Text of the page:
In 2022, the pilot planting of Malusog Rice was started. Then, Department of Agriculture Secretary William Dar led the ceremonial handover of Malusog Rice seeds to growers and producers at the PhilRice Central Experiment Station in Nueva Ecija for the wet season rice planting. In June, DA-PhilRice announced that the first seven provinces that will initially plant Malusog Rice are Maguindanao, Quirino, Catanduanes, Samar, Antique, Lanao del Norte, and Agusan del Sur. Maguindanao has one of the highest cases of stunting among infants and children aged five years and below and will be the first province to avail of the health benefits of Malusog Rice.
In late December 2022, the first harvest of Malusog Rice from 17 pioneer production sites produced more than 100 tons of fresh paddy of beta-carotene-enriched rice. This first harvest was mainly used for promotion, distributed especially to target households in selected provinces with preschool children at risk of VAD and undernutrition and pregnant and lactating mothers. The municipalities of Viga and Virac in Catanduanes received promotional packs of Malusog Rice as the province has one of the highest incidences of malnutrition in the country, according to the Expanded National Nutrition Survey conducted by the Department of Science and Technology’s Food and Nutrition Research Institute.
Malusog Rice is indeed marketable
Antique Province Governor Rhodora J. Cadiao said Malusog Rice could help address the province’s VAD problem among children. Farmer-cooperators also showed their support and delight as the first to plant and harvest Malusog Rice in their respective provinces. “I have observed that Golden Rice has good quality seeds, and I want to taste it already. It also has good characteristics in terms of its elongated stem. I was encouraged to be a cooperator of GR to help the government minimize cases of malnutrition,” said Leo Franco Ebardo, a seed grower in the province of Agusan del Sur.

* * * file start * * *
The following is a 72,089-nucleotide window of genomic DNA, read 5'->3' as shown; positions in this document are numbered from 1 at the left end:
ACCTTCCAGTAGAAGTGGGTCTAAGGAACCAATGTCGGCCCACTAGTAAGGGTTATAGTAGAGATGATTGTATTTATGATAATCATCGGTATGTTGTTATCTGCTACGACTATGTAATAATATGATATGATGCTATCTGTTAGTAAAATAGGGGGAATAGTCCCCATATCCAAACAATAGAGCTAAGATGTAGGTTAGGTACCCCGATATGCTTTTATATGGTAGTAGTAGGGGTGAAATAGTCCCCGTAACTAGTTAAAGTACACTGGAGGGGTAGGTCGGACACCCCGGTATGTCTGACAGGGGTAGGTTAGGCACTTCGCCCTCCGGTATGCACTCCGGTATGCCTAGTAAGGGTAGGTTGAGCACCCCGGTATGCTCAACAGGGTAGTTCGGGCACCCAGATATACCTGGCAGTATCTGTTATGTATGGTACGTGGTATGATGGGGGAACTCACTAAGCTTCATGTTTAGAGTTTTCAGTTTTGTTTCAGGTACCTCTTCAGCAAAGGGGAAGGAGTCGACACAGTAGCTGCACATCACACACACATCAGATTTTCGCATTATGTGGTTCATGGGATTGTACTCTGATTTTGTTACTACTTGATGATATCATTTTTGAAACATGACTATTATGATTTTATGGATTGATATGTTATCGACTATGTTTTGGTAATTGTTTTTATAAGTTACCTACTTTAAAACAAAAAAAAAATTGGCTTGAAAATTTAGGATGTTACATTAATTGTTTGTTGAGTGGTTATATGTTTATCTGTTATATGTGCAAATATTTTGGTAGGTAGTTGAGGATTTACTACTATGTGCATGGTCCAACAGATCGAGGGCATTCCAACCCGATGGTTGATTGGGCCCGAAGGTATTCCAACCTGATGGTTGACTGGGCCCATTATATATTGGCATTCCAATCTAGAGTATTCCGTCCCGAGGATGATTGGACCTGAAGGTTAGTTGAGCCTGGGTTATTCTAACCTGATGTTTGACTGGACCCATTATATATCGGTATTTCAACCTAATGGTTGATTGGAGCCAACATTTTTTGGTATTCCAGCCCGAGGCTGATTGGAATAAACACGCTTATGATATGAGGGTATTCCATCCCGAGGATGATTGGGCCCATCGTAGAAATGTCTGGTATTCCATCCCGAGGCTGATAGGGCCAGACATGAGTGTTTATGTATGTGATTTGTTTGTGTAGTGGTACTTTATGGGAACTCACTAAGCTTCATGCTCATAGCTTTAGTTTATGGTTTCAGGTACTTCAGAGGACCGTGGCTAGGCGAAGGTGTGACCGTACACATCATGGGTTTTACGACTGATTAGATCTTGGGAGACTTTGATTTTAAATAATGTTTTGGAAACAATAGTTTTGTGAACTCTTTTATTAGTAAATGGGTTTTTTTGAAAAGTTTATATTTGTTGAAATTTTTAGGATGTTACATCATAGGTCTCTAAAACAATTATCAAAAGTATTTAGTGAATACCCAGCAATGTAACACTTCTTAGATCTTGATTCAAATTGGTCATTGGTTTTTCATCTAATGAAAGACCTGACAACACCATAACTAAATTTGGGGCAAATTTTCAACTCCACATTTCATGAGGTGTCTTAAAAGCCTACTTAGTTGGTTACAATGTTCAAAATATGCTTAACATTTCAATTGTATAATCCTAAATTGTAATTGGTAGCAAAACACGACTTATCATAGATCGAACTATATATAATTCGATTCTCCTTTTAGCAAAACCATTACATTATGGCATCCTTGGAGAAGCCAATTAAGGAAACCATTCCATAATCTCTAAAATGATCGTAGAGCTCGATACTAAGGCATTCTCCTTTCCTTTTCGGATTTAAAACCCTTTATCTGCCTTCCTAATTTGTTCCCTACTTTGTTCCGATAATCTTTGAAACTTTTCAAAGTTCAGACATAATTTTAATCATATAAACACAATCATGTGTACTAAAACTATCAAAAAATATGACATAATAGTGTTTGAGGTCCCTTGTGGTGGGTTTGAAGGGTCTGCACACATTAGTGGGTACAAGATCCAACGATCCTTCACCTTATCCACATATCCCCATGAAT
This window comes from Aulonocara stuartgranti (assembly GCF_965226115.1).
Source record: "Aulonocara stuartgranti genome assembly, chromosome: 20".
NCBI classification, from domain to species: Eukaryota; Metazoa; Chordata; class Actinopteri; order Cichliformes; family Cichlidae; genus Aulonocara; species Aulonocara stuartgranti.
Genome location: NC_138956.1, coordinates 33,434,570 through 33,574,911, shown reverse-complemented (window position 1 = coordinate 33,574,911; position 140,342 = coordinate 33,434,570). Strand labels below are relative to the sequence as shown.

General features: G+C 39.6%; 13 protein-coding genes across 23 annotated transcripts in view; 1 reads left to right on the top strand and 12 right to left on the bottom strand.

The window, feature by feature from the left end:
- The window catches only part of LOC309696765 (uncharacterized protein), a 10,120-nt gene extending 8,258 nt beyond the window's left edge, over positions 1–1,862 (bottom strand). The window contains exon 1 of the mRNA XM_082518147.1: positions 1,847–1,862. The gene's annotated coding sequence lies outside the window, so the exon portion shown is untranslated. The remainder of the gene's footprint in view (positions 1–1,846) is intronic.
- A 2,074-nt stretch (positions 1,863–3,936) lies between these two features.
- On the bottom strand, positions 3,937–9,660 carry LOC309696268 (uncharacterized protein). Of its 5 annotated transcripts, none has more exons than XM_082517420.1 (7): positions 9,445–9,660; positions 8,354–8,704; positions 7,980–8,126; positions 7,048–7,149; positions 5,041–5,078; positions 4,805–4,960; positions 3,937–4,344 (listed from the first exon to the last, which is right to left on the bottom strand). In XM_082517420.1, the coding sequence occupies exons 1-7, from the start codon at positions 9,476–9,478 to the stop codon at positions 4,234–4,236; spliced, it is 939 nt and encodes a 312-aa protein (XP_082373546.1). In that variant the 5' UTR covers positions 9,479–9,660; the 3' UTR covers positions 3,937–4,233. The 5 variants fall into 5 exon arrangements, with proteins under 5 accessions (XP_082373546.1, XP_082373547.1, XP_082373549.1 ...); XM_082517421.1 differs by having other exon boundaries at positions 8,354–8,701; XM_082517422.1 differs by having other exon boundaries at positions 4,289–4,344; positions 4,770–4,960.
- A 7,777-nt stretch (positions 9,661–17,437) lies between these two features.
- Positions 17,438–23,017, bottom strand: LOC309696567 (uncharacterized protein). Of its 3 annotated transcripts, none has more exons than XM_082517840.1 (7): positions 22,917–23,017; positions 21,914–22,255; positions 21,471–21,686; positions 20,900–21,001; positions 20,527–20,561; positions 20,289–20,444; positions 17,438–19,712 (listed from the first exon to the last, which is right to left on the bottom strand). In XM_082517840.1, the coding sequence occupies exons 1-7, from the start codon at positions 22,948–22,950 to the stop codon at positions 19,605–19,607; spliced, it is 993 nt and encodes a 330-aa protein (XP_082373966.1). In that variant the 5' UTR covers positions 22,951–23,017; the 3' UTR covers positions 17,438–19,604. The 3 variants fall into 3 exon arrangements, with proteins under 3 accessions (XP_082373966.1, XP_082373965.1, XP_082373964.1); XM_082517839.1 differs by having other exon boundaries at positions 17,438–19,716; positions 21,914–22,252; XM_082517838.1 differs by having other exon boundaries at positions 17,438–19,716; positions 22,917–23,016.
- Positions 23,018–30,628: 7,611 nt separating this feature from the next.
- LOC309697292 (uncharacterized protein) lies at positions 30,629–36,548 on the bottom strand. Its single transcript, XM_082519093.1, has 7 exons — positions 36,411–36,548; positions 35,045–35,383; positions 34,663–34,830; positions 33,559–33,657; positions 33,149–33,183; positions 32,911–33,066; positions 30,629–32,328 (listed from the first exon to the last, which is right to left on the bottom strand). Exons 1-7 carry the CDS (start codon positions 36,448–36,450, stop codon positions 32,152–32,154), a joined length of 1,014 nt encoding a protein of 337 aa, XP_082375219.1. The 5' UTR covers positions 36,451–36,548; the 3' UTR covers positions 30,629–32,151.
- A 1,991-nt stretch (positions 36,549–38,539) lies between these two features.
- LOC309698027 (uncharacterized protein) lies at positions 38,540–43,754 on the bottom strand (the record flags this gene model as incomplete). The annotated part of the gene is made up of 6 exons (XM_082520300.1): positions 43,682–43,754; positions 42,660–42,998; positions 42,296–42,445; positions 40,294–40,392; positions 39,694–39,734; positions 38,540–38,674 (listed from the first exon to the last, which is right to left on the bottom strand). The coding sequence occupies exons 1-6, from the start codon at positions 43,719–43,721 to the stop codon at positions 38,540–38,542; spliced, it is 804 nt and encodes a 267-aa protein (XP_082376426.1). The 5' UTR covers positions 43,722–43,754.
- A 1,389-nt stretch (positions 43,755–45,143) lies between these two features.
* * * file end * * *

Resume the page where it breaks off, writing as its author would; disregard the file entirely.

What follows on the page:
Emerson, a farmer from Antique province, harvested about five tons of Malusog Rice on October 7, 2022, and shared his satisfaction. “The stalks are sturdier compared to other seed varieties. It does not get lodged…To my fellow farmers, I encourage them to plant Golden Rice when the supply increases.”
A thanksgiving celebration to formally recognize the farmer-partners and local officials who helped in the initial deployment of Malusog Rice was held in Antique province in March 2023. During the event, the Provincial Board of Antique announced its resolution supporting Malusog Rice cultivation and consumption. According to DA-PhilRice, the initial market testing they conducted in Central Luzon early this year showed that Malusog Rice is indeed marketable, with its pricing comparable with the prevailing price of regular milled rice in the region.
Malusog Rice holds a promising future in addressing Vitamin A deficiency in the Philippines and many developing countries. Its potential benefits could help improve agricultural productivity and healthcare costs and stimulate economic growth in developing countries. Further collaboration among scientists, policymakers, and communities will ensure its effective implementation, revolutionize VAD prevention and contribute to global health and nutrition.